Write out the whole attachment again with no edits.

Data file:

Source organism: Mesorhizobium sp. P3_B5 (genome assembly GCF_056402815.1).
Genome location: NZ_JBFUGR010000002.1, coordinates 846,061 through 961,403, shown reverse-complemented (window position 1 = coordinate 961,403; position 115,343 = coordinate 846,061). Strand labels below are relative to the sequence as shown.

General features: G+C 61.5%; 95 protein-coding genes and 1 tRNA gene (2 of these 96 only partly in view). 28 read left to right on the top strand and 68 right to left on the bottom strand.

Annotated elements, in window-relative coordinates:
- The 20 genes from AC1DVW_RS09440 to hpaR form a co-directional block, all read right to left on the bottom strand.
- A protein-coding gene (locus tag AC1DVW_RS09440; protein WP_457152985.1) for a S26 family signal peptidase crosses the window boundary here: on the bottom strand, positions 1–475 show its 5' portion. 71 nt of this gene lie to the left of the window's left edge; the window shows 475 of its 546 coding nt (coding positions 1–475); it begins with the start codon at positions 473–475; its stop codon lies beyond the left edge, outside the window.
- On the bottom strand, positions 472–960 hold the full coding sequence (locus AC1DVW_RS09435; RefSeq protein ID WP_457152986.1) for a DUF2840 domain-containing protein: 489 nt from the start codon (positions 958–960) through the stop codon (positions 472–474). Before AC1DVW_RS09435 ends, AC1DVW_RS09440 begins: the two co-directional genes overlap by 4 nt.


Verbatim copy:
Source organism: Mesorhizobium sp. P3_B5 (genome assembly GCF_056402815.1).
Genome location: NZ_JBFUGR010000002.1, coordinates 846,061 through 961,403, shown reverse-complemented (window position 1 = coordinate 961,403; position 115,343 = coordinate 846,061). Strand labels below are relative to the sequence as shown.

General features: G+C 61.5%; 95 protein-coding genes and 1 tRNA gene (2 of these 96 only partly in view). 28 read left to right on the top strand and 68 right to left on the bottom strand.

Annotated elements, in window-relative coordinates:
- The 20 genes from AC1DVW_RS09440 to hpaR form a co-directional block, all read right to left on the bottom strand.
- A protein-coding gene (locus tag AC1DVW_RS09440; protein WP_457152985.1) for a S26 family signal peptidase crosses the window boundary here: on the bottom strand, positions 1–475 show its 5' portion. 71 nt of this gene lie to the left of the window's left edge; the window shows 475 of its 546 coding nt (coding positions 1–475); it begins with the start codon at positions 473–475; its stop codon lies beyond the left edge, outside the window.
- On the bottom strand, positions 472–960 hold the full coding sequence (locus AC1DVW_RS09435; RefSeq protein ID WP_457152986.1) for a DUF2840 domain-containing protein: 489 nt from the start codon (positions 958–960) through the stop codon (positions 472–474). Before AC1DVW_RS09435 ends, AC1DVW_RS09440 begins: the two co-directional genes overlap by 4 nt.